If I host a graduation party for my teen, what am I liable for?

As parents, and speaking from experience, one of our proudest moments is seeing our children reach their goals and celebrate those achievements with family and friends.

As we approach the end of another school year, many parents are getting ready to celebrate their child’s high school graduation and are likely to be faced with the “social host dilemma” of whether to serve alcoholic beverages at the graduation party and whether to allow the young men and women who attend the party to consume alcohol. This decision carries critical safety and legal implications of allowing and enabling underage drinking at your celebration.

Social host liability laws” hold adults — the parents or owners of the property — responsible for any harm or damage caused by intoxicated minors on their premises. The purpose of these laws is to heighten social responsibilities towards alcohol related accidents, injuries, and death.

New York State courts enforce both civil and criminal penalties on adults who provide alcohol to minors at their home. Adults who violate the General Obligations Law, the Alcoholic Beverage Control Law, or the Penal Law can be subject to significant monetary fines and time in jail.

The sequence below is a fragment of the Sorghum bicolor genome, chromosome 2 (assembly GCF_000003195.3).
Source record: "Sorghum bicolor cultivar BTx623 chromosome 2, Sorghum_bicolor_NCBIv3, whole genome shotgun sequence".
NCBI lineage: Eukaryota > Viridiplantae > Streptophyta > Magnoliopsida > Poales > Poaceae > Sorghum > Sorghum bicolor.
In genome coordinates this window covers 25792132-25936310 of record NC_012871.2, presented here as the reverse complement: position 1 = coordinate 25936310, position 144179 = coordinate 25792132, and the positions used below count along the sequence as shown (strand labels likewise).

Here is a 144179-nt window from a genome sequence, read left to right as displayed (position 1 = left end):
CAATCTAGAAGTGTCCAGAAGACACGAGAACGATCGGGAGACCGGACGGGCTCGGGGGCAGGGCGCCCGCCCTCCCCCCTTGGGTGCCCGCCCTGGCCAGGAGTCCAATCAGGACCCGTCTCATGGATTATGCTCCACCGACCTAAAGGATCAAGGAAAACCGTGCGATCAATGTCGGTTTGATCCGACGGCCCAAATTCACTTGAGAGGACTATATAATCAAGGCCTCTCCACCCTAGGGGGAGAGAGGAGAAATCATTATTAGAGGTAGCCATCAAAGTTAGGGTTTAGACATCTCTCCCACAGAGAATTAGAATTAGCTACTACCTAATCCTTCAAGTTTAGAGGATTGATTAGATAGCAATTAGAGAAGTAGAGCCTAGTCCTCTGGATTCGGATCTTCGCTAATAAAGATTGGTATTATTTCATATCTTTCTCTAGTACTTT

What are the penalties set forth by General Obligations Law, Alcoholic Beverage Control Law and the Penal Law regarding our child’s graduation celebration? 

 The General Obligations Law essentially says that if an adult is aware that a minor is consuming alcohol at the home or if the adult provided the alcohol, then the adult can be held accountable for any damages that occur as a result of that minor being intoxicated. This extends to everything the minor does when they leave the home, and this applies to both parents.

On top of the civil penalties, if an adult buys alcohol for a minor, the adult can also be held criminally liable under the Alcoholic Beverage Control Laws of New York [NYABC §65(1)]. This type of criminal liability can mean significant fines or time spent in jail.

Additionally, under the New York Penal Law – Article 260.20(2) prosecutors at the state level have pursued charges such as Endangering the Welfare of a Child against those who have provided alcohol to minors. Such an offense in New York is punishable by up to 1 year in jail as well as up to a $1,000.00 fine.

Your child’s graduation from high school is indeed a milestone event in their life. It is not every day that a parent gets the opportunity to be the “cool parent” instead of the “boring parent,” but in this circumstance, there is so much risk and danger involved that it is simply not worth it.